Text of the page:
Photo: Jeff Kennell/Linfield University.
Copyright © 2018

Andrea Reinkemeyer, composer

From Cycles of Eternity
“ . . . offers a luminous glimpse of the next world . . . the counterpoint is often slow-moving, a bit like hearing lava move . . . and it is in the stillness of the final panel that the work finds its home.”

Colin Clarke, Fanfare Magazine

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The music of American composer Andrea Reinkemeyer (Dr. – she/her) explores “a reverent sound world that hovers just above the brink of silence” (Second Inversion) and expresses “a gamut of emotions... from reverence and supplication to mournfulness and despair” (textura); it is “clever, funky, jazzy and virtuosic” (Schenectady Daily Gazette), “luminous” (Fanfare Magazine), “enchanting” (International Choral Bulletin), and “hauntingly melodic and fun, dancing and almost running its way forward... whimsical” (Fanfare Magazine). Her current musical explorations focus on intersectional feminist narratives, natural phenomena, home and grief.

Reinkemeyer’s music is distributed by the ADJ•ective Composers’ Collective and featured on recordings by: Navona Records/Society of Composers Inc., In Mulieribus, Idit Shner, A/B Duo, and Post-Haste Reed Duo. Upcoming projects include new works for flutist Abigail Sperling with generous support of the Oregon Arts Commission. Recent commissions include: League of American Orchestras and Louisiana Philharmonic Orchestra with support from the Virginia B. Toulmin Foundation, an opera scene for Rhymes with Opera, Albany (NY) Symphony Orchestra, H. Robert Reynolds and The Detroit Chamber Winds & Strings, Fear No Music, Lacroute Arts Series at Linfield College, Rodney Dorsey for the University of Oregon Wind Ensemble and University Singers, a thirteen-school wind band consortium led by Brant Stai and the Sherwood High School Wind Ensemble, Miller Asbill and the Texas Tech University Concert Band, The Wild Swan Theater, Iowa Music Teachers’ Association, Jeffrey Heisler for the Primary Colors Trio, and many performers and visual artists. Her works are regularly performed nationally and internationally; featured performances include: the American Composers Orchestra Underwood New Music Readings, North-South Consonance Chamber Orchestra, Great Noise Ensemble, Thailand International Composition Festival, and conferences of the Society of Composers, Inc. (SCI) and Society of Electro-Acoustic Music in the United States (SEAMUS).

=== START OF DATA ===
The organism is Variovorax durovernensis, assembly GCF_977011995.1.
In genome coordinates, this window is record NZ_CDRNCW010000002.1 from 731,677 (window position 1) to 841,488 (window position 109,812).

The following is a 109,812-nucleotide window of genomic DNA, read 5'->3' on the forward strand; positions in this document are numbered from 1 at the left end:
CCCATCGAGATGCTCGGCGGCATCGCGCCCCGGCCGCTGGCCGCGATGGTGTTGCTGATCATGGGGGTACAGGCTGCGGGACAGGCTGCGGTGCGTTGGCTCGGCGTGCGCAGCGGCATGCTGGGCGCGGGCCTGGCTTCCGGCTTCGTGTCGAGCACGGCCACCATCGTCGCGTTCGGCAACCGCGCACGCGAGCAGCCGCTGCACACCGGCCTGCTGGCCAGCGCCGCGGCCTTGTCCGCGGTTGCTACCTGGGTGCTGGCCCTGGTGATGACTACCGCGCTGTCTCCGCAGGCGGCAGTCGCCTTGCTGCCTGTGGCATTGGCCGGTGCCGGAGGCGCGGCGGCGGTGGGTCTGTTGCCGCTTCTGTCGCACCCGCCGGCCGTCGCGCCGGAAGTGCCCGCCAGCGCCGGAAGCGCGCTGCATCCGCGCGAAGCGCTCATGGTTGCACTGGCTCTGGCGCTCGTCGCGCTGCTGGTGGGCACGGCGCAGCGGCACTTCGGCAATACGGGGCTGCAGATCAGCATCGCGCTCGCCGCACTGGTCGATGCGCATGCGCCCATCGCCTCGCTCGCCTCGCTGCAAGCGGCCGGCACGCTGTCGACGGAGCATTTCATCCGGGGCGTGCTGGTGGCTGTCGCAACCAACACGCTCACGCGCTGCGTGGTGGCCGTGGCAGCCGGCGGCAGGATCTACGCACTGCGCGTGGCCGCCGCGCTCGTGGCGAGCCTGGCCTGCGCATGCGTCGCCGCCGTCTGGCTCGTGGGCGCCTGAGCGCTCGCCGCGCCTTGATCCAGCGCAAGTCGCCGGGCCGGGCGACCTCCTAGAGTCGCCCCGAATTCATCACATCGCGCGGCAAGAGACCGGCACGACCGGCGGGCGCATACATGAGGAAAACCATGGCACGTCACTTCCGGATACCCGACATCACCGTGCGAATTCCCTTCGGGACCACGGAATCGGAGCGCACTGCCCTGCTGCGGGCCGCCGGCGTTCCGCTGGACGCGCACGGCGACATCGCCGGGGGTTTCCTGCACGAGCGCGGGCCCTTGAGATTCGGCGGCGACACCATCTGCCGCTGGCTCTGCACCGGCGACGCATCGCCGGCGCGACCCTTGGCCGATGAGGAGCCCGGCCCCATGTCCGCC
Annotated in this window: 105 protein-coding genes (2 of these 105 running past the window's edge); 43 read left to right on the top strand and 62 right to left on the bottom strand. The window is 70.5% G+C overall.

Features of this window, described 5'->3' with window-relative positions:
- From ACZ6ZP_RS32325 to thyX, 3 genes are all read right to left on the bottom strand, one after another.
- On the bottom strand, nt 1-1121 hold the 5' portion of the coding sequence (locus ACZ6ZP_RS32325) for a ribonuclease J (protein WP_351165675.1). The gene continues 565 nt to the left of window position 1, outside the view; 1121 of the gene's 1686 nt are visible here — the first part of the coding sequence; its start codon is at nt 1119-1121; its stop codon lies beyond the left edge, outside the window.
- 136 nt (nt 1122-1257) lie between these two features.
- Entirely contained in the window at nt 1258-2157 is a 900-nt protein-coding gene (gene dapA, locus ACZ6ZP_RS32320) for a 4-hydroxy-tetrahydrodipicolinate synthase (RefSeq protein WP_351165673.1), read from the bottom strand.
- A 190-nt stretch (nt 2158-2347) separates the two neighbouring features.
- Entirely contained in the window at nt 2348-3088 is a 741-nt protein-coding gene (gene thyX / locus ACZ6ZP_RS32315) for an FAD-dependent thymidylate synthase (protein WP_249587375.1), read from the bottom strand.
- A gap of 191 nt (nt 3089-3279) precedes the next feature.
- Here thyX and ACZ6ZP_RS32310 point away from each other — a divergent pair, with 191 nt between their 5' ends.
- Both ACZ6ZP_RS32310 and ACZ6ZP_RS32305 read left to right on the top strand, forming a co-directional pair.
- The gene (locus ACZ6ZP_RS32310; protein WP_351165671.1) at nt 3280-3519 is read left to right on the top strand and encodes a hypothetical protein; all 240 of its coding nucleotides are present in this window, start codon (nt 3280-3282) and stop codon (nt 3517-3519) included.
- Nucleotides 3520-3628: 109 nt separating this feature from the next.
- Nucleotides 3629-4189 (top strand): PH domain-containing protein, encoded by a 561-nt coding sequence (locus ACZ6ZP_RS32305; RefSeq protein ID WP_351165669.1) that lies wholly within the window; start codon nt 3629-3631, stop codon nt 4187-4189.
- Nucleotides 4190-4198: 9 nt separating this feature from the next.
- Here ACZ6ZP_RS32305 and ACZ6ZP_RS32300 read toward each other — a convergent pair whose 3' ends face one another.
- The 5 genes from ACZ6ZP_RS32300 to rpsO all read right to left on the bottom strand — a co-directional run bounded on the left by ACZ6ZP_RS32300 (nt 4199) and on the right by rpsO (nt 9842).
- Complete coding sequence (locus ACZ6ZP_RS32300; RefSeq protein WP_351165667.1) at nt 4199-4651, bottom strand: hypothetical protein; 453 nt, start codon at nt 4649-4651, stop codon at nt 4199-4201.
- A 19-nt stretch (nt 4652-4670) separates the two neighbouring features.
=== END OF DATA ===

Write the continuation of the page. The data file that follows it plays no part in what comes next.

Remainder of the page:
Dr. Reinkemeyer enjoys exploring music with students of all ages. In 2014, she joined the faculty of Linfield University in McMinnville, Oregon, where she serves as Associate Professor of Music (Composition & Theory) and Gender Studies. Previous positions include: Part-time Lecturer in the University of Oregon School of Music and Dance (2018), Mahidol University International College, in Salaya, Thailand (2011-12) and an Adjunct Assistant Professor of Composition, Theory and Technology at Bowling Green State University, Ohio (2005-10). Reinkemeyer has been the Composer-in-Residence with the: Michigan Philharmonic’s, “The Composer in Me!” Education Pilot Program (2010-11), American-Romanian Festival’s Fusion Project (2011), and Burns Park Elementary School (2004, 2005, 2010). She has mentored public school students through outreach programs with the Detroit Chamber Winds & Strings (2007) and Michigan Mentorship Program (2002, 2004). Her work with young musicians has been supported by a Meet the Composer/MetLife Creative Connections Grant.